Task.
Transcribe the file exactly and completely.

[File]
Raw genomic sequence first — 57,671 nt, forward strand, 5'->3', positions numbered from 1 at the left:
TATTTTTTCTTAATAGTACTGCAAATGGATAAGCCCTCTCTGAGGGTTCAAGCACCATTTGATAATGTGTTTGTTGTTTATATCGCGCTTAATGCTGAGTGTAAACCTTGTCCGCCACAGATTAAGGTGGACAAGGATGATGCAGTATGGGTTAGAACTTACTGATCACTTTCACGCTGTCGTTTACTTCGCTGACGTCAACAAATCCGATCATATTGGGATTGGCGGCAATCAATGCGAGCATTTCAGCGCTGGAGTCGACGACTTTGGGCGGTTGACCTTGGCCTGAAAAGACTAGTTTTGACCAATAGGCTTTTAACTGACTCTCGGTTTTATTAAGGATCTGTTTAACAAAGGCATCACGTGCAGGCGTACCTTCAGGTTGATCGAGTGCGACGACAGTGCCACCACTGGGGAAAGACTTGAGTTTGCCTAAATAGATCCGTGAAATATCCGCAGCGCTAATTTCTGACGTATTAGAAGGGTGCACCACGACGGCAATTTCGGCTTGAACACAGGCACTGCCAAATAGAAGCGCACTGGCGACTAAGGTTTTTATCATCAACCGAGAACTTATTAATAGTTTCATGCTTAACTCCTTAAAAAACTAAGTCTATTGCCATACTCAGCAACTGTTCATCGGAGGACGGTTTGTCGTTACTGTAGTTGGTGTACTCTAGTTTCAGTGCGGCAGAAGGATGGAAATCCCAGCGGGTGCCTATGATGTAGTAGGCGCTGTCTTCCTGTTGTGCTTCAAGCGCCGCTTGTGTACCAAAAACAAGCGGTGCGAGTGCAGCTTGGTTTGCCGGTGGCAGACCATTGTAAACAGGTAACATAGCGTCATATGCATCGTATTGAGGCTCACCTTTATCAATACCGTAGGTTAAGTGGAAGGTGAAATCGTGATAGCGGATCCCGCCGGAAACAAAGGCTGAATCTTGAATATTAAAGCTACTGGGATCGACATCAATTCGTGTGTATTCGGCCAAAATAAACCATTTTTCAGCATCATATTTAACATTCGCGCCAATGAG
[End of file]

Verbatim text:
Raw genomic sequence first — 57,671 nt, forward strand, 5'->3', positions numbered from 1 at the left:
TATTTTTTCTTAATAGTACTGCAAATGGATAAGCCCTCTCTGAGGGTTCAAGCACCATTTGATAATGTGTTTGTTGTTTATATCGCGCTTAATGCTGAGTGTAAACCTTGTCCGCCACAGATTAAGGTGGACAAGGATGATGCAGTATGGGTTAGAACTTACTGATCACTTTCACGCTGTCGTTTACTTCGCTGACGTCAACAAATCCGATCATATTGGGATTGGCGGCAATCAATGCGAGCATTTCAGCGCTGGAGTCGACGACTTTGGGCGGTTGACCTTGGCCTGAAAAGACTAGTTTTGACCAATAGGCTTTTAACTGACTCTCGGTTTTATTAAGGATCTGTTTAACAAAGGCATCACGTGCAGGCGTACCTTCAGGTTGATCGAGTGCGACGACAGTGCCACCACTGGGGAAAGACTTGAGTTTGCCTAAATAGATCCGTGAAATATCCGCAGCGCTAATTTCTGACGTATTAGAAGGGTGCACCACGACGGCAATTTCGGCTTGAACACAGGCACTGCCAAATAGAAGCGCACTGGCGACTAAGGTTTTTATCATCAACCGAGAACTTATTAATAGTTTCATGCTTAACTCCTTAAAAAACTAAGTCTATTGCCATACTCAGCAACTGTTCATCGGAGGACGGTTTGTCGTTACTGTAGTTGGTGTACTCTAGTTTCAGTGCGGCAGAAGGATGGAAATCCCAGCGGGTGCCTATGATGTAGTAGGCGCTGTCTTCCTGTTGTGCTTCAAGCGCCGCTTGTGTACCAAAAACAAGCGGTGCGAGTGCAGCTTGGTTTGCCGGTGGCAGACCATTGTAAACAGGTAACATAGCGTCATATGCATCGTATTGAGGCTCACCTTTATCAATACCGTAGGTTAAGTGGAAGGTGAAATCGTGATAGCGGATCCCGCCGGAAACAAAGGCTGAATCTTGAATATTAAAGCTACTGGGATCGACATCAATTCGTGTGTATTCGGCCAAAATAAACCATTTTTCAGCATCATATTTAACATTCGCGCCAATGAG